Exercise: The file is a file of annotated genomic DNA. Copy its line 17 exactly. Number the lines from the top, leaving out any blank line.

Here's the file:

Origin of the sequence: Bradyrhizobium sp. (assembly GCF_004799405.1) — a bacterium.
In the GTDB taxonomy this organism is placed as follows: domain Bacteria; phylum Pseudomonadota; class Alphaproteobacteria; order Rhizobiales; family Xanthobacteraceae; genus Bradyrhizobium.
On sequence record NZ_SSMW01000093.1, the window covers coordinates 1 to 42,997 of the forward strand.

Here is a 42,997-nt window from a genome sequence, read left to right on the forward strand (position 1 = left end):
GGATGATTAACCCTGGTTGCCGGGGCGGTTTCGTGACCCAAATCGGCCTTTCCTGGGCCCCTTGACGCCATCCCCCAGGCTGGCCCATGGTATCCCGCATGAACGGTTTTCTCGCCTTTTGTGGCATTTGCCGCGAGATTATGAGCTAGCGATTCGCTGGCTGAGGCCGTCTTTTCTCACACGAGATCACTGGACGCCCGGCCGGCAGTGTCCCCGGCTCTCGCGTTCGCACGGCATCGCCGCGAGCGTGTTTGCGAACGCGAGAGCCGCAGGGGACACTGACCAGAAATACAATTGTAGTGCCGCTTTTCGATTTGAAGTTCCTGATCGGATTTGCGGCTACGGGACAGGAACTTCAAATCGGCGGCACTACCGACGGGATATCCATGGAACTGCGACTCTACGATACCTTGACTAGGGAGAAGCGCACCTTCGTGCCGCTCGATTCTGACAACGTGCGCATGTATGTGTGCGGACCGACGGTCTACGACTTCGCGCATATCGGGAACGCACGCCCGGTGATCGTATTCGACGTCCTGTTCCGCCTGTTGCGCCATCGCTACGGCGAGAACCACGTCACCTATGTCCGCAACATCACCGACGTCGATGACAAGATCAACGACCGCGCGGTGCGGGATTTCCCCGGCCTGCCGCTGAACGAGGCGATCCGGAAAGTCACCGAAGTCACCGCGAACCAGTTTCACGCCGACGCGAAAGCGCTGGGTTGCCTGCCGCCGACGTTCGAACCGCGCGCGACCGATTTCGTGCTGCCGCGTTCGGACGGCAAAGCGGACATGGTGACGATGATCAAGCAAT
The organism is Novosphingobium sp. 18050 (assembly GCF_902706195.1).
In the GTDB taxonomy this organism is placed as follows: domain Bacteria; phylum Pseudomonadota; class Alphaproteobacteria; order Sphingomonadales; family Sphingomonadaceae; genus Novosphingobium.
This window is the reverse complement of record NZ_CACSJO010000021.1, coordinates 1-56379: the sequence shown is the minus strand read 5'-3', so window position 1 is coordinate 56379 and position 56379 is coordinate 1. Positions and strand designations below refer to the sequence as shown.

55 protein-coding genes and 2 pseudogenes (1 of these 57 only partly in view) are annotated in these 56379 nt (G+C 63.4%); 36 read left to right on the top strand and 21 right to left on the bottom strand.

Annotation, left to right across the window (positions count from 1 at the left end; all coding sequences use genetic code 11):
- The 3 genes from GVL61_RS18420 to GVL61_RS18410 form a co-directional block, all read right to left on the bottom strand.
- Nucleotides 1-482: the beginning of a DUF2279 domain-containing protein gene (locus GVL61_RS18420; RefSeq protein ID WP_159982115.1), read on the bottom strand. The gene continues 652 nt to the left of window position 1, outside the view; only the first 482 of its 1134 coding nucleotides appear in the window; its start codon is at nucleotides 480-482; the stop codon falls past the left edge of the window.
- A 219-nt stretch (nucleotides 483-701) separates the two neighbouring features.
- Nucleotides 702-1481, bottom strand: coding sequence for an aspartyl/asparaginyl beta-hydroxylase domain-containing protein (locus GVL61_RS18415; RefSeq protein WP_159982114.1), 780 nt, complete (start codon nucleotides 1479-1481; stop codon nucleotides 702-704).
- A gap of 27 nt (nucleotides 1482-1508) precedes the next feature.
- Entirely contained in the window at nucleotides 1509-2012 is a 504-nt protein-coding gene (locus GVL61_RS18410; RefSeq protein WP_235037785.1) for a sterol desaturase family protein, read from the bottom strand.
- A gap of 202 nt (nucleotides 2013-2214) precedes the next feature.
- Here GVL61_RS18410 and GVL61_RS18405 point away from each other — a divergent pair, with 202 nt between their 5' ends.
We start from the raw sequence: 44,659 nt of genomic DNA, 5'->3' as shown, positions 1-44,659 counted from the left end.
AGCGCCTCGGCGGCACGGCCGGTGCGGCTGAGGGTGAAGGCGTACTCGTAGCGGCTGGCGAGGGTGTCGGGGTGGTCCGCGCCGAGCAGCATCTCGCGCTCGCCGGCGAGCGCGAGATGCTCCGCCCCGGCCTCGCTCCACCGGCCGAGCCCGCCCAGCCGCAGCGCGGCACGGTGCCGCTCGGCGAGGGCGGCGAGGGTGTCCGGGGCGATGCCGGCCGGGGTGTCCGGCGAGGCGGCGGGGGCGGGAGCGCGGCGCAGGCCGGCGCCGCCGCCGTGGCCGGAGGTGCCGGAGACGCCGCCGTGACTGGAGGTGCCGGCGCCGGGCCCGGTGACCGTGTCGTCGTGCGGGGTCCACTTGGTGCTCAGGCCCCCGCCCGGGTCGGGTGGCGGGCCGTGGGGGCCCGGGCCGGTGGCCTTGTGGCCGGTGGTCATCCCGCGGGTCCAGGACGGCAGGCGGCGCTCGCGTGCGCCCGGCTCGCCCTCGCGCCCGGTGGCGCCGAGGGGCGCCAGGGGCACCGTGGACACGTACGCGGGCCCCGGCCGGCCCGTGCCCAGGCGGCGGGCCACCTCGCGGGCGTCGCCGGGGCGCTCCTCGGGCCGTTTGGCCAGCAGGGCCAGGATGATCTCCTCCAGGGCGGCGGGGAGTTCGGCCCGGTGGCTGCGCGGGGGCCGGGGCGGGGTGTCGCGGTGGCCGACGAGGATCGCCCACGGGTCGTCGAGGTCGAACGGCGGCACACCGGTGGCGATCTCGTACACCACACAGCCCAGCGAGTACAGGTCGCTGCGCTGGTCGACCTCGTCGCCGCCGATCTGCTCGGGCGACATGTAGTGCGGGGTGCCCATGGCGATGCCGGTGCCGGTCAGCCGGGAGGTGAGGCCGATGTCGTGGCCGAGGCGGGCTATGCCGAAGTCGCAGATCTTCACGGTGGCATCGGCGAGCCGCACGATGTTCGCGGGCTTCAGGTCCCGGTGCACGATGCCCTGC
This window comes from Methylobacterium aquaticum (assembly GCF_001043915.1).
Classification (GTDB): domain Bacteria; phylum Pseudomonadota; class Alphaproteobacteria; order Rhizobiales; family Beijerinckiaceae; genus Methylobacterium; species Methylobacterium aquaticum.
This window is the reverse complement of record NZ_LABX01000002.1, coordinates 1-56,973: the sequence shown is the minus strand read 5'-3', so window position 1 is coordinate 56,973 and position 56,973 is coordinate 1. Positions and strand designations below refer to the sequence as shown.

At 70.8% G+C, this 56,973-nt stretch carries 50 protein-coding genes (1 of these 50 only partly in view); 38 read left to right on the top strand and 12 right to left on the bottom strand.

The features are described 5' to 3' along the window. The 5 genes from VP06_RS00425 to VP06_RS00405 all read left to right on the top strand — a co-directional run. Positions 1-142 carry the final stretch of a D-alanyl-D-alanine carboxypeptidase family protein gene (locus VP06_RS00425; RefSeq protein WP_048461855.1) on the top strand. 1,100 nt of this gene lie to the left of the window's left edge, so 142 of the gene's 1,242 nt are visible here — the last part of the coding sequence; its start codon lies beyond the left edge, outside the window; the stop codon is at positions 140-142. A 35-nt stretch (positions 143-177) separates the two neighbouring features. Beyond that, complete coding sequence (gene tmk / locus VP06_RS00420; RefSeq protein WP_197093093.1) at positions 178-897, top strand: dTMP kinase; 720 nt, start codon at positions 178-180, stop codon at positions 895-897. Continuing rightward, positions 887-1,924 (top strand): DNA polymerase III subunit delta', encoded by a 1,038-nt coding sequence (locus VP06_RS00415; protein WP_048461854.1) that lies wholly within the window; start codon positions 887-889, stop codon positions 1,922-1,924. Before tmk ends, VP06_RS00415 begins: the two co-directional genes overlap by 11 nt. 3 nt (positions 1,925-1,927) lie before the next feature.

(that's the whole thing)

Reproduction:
- A gap of 202 nt (nucleotides 2013-2214) precedes the next feature.